Howell JN, Conatser RR, Williams RL, Burns JM, Eland DC. Palpatory Diagnosis Training on the Virtual Haptic Back: Performance Improvement and User Evaluations. J Am Osteopath Assoc 2008;108(1):29-36. doi: 10.7556/jaoa.2008.108.1.29.
Download citation file:
Context: Learning palpatory diagnosis is a challenge for many osteopathic medical students. The Virtual Haptic Back (VHB) is an aid in teaching and learning these skills. The device simulates the contours and surface compliances of the human back and allows these to be felt through haptic interfaces. Regions of abnormal tissue texture are simulated by altered surface compliance.
Objectives: To examine the effectiveness of the VHB in training osteopathic medical students in palpatory diagnosis and to determine students' subjective impressions of the potential value of the VHB in learning palpatory diagnosis.
Methods: Twenty-one first-year osteopathic medical students at the Ohio University College of Osteopathic Medicine in Athens took performance tests on the VHB before and after a series of eight 15-minute practice sessions, which occurred during multiple 2-week sessions between September 2005 and January 2006. The tests and practice sessions measured student accuracy and speed in locating regions of abnormal compliance in the haptic back, which varied randomly among 12 sites in the thoracic region. After completing the practice sessions and performance tests, students filled out a questionnaire regarding their impressions of the potential value of the VHB as a learning aid.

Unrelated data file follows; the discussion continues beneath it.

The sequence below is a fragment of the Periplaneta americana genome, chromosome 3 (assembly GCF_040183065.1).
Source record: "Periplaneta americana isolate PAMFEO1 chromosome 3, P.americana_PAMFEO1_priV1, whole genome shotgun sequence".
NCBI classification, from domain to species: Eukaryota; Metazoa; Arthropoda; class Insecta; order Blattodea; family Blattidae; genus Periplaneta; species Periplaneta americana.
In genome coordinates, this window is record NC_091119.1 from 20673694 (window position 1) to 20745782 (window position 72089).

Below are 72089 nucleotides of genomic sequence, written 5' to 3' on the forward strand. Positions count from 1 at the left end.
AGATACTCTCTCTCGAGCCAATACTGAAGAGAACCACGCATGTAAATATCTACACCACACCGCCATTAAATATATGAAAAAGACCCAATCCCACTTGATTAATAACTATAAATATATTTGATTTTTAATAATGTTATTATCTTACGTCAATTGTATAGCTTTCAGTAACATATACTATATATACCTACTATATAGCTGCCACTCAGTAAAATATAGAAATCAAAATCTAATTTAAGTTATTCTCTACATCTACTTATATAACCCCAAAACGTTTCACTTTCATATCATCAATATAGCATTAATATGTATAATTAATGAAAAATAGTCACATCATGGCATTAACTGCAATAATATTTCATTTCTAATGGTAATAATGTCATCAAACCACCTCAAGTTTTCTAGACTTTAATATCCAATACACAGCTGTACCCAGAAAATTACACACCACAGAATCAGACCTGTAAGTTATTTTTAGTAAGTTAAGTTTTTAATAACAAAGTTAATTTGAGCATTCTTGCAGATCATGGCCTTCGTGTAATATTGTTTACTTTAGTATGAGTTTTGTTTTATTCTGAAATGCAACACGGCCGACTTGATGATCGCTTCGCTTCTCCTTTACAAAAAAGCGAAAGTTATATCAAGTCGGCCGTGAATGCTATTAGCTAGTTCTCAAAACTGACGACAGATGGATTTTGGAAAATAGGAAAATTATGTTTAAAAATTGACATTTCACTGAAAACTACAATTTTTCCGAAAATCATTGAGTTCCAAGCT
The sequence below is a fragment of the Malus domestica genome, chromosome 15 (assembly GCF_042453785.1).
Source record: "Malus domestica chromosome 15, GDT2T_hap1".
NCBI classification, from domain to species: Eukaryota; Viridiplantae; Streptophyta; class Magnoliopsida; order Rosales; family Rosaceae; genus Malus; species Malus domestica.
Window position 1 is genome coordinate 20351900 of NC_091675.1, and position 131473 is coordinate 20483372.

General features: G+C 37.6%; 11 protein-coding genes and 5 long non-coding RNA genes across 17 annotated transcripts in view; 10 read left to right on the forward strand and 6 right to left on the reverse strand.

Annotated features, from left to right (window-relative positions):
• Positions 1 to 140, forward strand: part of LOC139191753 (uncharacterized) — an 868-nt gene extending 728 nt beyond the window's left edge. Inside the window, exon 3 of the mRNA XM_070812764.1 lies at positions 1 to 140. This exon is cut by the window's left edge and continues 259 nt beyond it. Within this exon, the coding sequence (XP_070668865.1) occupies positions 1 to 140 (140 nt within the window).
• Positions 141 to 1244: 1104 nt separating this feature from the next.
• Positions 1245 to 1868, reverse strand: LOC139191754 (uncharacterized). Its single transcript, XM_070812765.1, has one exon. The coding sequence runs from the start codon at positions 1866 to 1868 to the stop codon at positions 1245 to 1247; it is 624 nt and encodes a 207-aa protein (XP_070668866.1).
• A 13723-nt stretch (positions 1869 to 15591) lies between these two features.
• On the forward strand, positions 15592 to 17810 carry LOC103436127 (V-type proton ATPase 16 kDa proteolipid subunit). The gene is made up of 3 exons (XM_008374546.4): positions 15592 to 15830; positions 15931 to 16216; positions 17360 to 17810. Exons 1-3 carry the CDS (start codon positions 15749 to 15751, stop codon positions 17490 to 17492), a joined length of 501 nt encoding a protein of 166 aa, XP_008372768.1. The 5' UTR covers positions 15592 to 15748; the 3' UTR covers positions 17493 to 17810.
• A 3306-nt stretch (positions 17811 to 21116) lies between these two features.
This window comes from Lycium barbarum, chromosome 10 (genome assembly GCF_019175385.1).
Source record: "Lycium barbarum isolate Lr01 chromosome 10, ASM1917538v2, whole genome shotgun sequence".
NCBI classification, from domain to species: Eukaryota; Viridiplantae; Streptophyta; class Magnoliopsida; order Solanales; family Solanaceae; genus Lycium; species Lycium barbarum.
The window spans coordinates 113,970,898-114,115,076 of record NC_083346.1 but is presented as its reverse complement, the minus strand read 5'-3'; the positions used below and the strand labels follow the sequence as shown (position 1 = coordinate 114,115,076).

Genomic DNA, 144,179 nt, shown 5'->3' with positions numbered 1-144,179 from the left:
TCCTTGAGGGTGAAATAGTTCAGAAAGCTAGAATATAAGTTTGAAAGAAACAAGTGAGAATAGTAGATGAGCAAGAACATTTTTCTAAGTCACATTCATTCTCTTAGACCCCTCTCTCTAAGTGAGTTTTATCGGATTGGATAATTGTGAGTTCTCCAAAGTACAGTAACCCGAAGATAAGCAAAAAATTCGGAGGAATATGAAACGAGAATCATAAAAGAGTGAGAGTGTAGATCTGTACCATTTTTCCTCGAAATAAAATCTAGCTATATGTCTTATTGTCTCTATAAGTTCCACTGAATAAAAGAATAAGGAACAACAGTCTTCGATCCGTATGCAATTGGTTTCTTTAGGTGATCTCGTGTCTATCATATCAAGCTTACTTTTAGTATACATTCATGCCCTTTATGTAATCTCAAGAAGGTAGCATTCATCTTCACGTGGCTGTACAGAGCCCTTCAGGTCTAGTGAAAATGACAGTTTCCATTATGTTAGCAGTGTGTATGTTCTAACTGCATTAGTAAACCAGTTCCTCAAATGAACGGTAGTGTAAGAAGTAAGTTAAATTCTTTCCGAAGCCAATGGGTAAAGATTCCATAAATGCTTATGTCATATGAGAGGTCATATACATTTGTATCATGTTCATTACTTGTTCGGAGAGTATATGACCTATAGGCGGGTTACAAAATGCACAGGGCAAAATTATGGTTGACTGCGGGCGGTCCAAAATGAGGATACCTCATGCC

Results: Students collectively improved in accuracy and speed following the practice sessions compared with the initial performance test. Subjects improved from being able to detect only a 40% difference in compliance to being able to detect an 11% difference (P<.05). The greatest improvements occurred at the difficulty levels near the apparent detection limit of compliance differences. Survey responses indicated that students thought the VHB experience was helpful in developing their palpatory skills.
Conclusion: The VHB has potential as an effective aid to osteopathic medical students in learning palpatory diagnosis.
This PDF is available to Subscribers Only
View Article Abstract & Purchase Options